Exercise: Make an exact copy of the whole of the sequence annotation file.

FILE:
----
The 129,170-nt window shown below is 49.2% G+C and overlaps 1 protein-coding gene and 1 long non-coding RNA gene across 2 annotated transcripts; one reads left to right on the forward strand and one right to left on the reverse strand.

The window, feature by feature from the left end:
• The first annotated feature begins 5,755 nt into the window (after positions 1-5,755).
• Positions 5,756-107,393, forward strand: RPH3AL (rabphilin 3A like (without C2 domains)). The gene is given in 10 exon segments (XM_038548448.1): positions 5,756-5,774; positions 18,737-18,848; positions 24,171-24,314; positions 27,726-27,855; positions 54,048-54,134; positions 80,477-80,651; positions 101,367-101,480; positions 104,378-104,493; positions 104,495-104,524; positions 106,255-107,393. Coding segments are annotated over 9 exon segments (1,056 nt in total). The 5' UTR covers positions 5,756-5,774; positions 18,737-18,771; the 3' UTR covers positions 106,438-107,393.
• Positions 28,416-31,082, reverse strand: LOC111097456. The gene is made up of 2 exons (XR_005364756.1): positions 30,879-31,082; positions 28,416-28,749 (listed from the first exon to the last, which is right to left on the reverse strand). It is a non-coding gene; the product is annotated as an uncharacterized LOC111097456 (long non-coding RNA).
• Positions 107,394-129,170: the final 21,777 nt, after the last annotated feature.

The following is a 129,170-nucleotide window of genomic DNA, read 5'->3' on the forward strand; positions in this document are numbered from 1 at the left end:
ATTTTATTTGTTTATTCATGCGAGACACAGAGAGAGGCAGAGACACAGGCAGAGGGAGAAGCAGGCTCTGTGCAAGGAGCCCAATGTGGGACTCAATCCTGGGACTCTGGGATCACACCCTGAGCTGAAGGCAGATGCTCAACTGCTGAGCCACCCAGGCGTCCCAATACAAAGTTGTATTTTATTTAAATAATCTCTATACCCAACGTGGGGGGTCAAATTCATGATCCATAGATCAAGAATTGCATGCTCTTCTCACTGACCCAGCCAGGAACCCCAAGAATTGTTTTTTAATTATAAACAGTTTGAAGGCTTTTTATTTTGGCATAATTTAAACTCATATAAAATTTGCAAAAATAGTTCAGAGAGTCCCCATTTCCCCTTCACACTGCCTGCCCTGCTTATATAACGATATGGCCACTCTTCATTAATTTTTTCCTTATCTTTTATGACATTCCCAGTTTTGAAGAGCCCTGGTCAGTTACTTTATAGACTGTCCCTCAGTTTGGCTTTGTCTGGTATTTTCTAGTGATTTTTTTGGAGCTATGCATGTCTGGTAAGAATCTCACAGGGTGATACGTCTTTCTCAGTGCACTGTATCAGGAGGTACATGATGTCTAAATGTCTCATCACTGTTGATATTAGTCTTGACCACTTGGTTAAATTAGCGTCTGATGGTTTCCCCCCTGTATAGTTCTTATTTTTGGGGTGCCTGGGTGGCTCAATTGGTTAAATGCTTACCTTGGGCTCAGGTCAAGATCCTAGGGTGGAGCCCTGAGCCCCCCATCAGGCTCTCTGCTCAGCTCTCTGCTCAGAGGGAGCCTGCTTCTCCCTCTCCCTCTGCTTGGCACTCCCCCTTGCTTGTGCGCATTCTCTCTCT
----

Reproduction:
The 129,170-nt window shown below is 49.2% G+C and overlaps 1 protein-coding gene and 1 long non-coding RNA gene across 2 annotated transcripts; one reads left to right on the forward strand and one right to left on the reverse strand.

The window, feature by feature from the left end:
• The first annotated feature begins 5,755 nt into the window (after positions 1-5,755).
• Positions 5,756-107,393, forward strand: RPH3AL (rabphilin 3A like (without C2 domains)). The gene is given in 10 exon segments (XM_038548448.1): positions 5,756-5,774; positions 18,737-18,848; positions 24,171-24,314; positions 27,726-27,855; positions 54,048-54,134; positions 80,477-80,651; positions 101,367-101,480; positions 104,378-104,493; positions 104,495-104,524; positions 106,255-107,393. Coding segments are annotated over 9 exon segments (1,056 nt in total). The 5' UTR covers positions 5,756-5,774; positions 18,737-18,771; the 3' UTR covers positions 106,438-107,393.
• Positions 28,416-31,082, reverse strand: LOC111097456. The gene is made up of 2 exons (XR_005364756.1): positions 30,879-31,082; positions 28,416-28,749 (listed from the first exon to the last, which is right to left on the reverse strand). It is a non-coding gene; the product is annotated as an uncharacterized LOC111097456 (long non-coding RNA).
• Positions 107,394-129,170: the final 21,777 nt, after the last annotated feature.

The following is a 129,170-nucleotide window of genomic DNA, read 5'->3' on the forward strand; positions in this document are numbered from 1 at the left end:
ATTTTATTTGTTTATTCATGCGAGACACAGAGAGAGGCAGAGACACAGGCAGAGGGAGAAGCAGGCTCTGTGCAAGGAGCCCAATGTGGGACTCAATCCTGGGACTCTGGGATCACACCCTGAGCTGAAGGCAGATGCTCAACTGCTGAGCCACCCAGGCGTCCCAATACAAAGTTGTATTTTATTTAAATAATCTCTATACCCAACGTGGGGGGTCAAATTCATGATCCATAGATCAAGAATTGCATGCTCTTCTCACTGACCCAGCCAGGAACCCCAAGAATTGTTTTTTAATTATAAACAGTTTGAAGGCTTTTTATTTTGGCATAATTTAAACTCATATAAAATTTGCAAAAATAGTTCAGAGAGTCCCCATTTCCCCTTCACACTGCCTGCCCTGCTTATATAACGATATGGCCACTCTTCATTAATTTTTTCCTTATCTTTTATGACATTCCCAGTTTTGAAGAGCCCTGGTCAGTTACTTTATAGACTGTCCCTCAGTTTGGCTTTGTCTGGTATTTTCTAGTGATTTTTTTGGAGCTATGCATGTCTGGTAAGAATCTCACAGGGTGATACGTCTTTCTCAGTGCACTGTATCAGGAGGTACATGATGTCTAAATGTCTCATCACTGTTGATATTAGTCTTGACCACTTGGTTAAATTAGCGTCTGATGGTTTCCCCCCTGTATAGTTCTTATTTTTGGGGTGCCTGGGTGGCTCAATTGGTTAAATGCTTACCTTGGGCTCAGGTCAAGATCCTAGGGTGGAGCCCTGAGCCCCCCATCAGGCTCTCTGCTCAGCTCTCTGCTCAGAGGGAGCCTGCTTCTCCCTCTCCCTCTGCTTGGCACTCCCCCTTGCTTGTGCGCATTCTCTCTCT